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Old 03-09-2011, 10:24 AM   #11
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Is it just lead buildup from not cleaning the area? Shooting lead reloads and having an off center alignment will cause "shaving". Leaving a lot of lead residue and causing binding. It may be the heat and lead causing it after shooting. And maybe acouple of charge holes not in alignement? Remember, I'm no smith. Just a tinkerer. And has been pointed out before-been wrong too.
 
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Old 03-09-2011, 11:04 AM   #12
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Sarge --

Hey, I've been wrong before, too! In fact, at one time I thought I'd made every mistake in the world -- but I was wrong about that.

The lead buildup was just enough to make the contact marks less obvious. It's not a lead-shaving problem.

Anyway, here's the deal now: I called Ruger, described the problem, and they said, "Send it in!" So the solution to the problem is underway...

BTW, Sarge, this is off topic, but speaking of shaving lead, I have a S&W Model 28 Highway Patrolman that shaved lead, and I found out the hard way. It spit a little piece back that sailed in just under the edge of my shooting glasses and wacked me an inch or so below my eye. Raised a little blood blister, and actually gave me a black eye.

Even so, I love the Model 28 - I have three of them now!

Thanks to everybody who helped on this thread!

JP
 
Old 03-09-2011, 11:14 AM   #13
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Good call, Ret. Rugers have a reputation for close barrel/cylinder gaps. If the gap is cattywampus, and closer on one side than on the other, it can cause cylinder binding, especially if just a tiny bit of lead is deposited on the face. Heat would contribute to it, but if it goes away after cooling...I suspect that the offending dab of lead is simply shearing off.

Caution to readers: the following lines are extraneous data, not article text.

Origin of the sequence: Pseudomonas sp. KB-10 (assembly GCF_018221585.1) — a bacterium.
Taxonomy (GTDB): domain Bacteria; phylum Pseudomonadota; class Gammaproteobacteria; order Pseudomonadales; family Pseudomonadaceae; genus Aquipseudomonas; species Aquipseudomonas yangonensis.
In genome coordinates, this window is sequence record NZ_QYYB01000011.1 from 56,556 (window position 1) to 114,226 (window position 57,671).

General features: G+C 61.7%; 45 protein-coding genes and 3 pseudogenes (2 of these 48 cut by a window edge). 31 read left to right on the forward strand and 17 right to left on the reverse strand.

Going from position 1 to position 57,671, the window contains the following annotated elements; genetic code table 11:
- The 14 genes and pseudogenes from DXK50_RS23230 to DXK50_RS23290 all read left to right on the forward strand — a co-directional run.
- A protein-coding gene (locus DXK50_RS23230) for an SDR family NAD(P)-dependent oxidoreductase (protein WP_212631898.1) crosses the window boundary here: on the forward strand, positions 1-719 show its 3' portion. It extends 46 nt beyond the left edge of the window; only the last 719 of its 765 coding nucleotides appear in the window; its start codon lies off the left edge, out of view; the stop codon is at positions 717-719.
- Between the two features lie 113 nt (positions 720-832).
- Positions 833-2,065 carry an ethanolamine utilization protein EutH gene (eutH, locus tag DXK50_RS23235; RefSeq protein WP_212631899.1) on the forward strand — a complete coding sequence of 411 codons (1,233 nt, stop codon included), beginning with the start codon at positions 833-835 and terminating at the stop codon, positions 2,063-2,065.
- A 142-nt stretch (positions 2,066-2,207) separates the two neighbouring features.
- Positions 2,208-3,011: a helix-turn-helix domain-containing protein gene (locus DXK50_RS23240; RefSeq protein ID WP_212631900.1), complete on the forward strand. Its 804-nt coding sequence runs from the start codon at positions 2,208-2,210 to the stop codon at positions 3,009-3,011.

What many people don't realize about Ruger revolvers is that their forcing cones and B/C gaps are optimized for jacketed bullets. Most work well enough with lead, but once in a while...a problem materializes. If it was mine, I'd just slide a smooth mill file across the barrel face to true it up and maybe give it another though or so. Deburr lightly, and you should be good to go.
 
 
Old 03-09-2011, 11:49 AM   #14
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Shaving Lead! Oh Man!!

Try standing next to a bunch of officers on a line shooting old out of spec revolvers. I can't remember how many times lead was spit in my face from the guy next to me.
 
Old 03-09-2011, 08:53 PM   #15
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Correct Kelly. Flashgap is aka the barrel-cylinder gap.

Usually the cylinder face, barrel face, or both are not quite square. Rarely the frame is warped or hole for barrel not true. Possibly something else is out of spec allowing the cylinder to move too far forward.

JohnnyT and Sarge405 covered the other possibilities.

It used to be .004" to .008" was considered normal with .006" being optimum. IIRC at least one mfr. (S&W?) now considers .012" to be acceptable. In contrast, Freedom Arms uses .001" on their high $ SAs. Or did anyway.

If small enough and in good condition, you can use sparkplug feeler gauges.

Don't be surprised if the gun comes back from Ruger not properly fixed. Has happened to me. Not just Ruger either.
 
Old 03-10-2011, 08:24 AM   #16
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Quote:
Don't be surprised if the gun comes back from Ruger not properly fixed. Has happened to me. Not just Ruger either.
Ouch. I won't be surprised, but I sure will be disappointed in Ruger!

I don't have much choice, though, because I don't have the skills or tools to address this kind of problem.

Let's see how Ruger does by me. I'll tell the world!

Thanks for your input, too, retDAC.

JP
 
Old 06-05-2011, 02:47 PM   #17
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There was a time , in the days of Bill, when Ruger Customer Service was legendary. People ROUTINELY wrote to gun rags with stories of rehabs and rebuilds on weapons returned to Ruger, at NO COST to the customer. Those days of standing behind your product and pride, are obviously gone......
 
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